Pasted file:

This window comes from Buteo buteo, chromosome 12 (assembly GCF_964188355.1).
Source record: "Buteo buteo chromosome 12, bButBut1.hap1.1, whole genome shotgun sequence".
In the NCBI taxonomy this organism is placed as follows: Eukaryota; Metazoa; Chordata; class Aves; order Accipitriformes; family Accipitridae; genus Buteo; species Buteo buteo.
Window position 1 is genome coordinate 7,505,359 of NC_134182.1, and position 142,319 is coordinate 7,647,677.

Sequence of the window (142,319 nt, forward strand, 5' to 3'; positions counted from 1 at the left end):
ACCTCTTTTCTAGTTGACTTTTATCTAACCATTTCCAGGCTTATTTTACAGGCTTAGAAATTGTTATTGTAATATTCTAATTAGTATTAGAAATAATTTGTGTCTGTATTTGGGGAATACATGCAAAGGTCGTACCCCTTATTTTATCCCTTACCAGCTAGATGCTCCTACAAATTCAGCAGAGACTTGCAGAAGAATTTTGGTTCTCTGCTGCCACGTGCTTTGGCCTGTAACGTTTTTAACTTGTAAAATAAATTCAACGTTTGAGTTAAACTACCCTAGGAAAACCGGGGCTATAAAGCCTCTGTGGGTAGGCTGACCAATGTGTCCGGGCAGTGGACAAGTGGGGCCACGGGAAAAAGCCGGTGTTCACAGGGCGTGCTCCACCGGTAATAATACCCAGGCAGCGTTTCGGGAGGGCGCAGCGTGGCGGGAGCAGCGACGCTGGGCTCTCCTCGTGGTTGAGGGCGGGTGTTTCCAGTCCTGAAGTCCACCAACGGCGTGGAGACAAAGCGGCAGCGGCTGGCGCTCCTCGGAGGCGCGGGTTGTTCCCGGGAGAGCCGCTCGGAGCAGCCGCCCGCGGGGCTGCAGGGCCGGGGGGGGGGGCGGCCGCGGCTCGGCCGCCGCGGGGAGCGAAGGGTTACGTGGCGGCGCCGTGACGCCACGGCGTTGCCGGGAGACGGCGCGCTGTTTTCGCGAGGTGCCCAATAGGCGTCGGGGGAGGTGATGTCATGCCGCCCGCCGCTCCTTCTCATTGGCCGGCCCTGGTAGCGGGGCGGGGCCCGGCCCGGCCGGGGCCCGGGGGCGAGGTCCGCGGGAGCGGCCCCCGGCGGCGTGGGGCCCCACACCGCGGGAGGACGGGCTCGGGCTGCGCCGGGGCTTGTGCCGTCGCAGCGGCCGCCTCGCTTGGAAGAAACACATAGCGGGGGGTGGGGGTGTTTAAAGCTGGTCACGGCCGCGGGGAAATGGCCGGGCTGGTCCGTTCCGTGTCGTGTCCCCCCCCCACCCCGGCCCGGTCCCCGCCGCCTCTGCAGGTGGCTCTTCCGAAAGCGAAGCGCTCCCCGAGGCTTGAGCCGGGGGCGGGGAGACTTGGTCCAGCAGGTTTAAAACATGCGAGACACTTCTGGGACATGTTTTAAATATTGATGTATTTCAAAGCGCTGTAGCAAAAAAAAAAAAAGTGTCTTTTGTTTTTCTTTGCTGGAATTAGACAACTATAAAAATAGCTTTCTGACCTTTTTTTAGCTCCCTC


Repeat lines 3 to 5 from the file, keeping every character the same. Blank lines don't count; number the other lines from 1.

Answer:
In the NCBI taxonomy this organism is placed as follows: Eukaryota; Metazoa; Chordata; class Aves; order Accipitriformes; family Accipitridae; genus Buteo; species Buteo buteo.
Window position 1 is genome coordinate 7,505,359 of NC_134182.1, and position 142,319 is coordinate 7,647,677.

Sequence of the window (142,319 nt, forward strand, 5' to 3'; positions counted from 1 at the left end):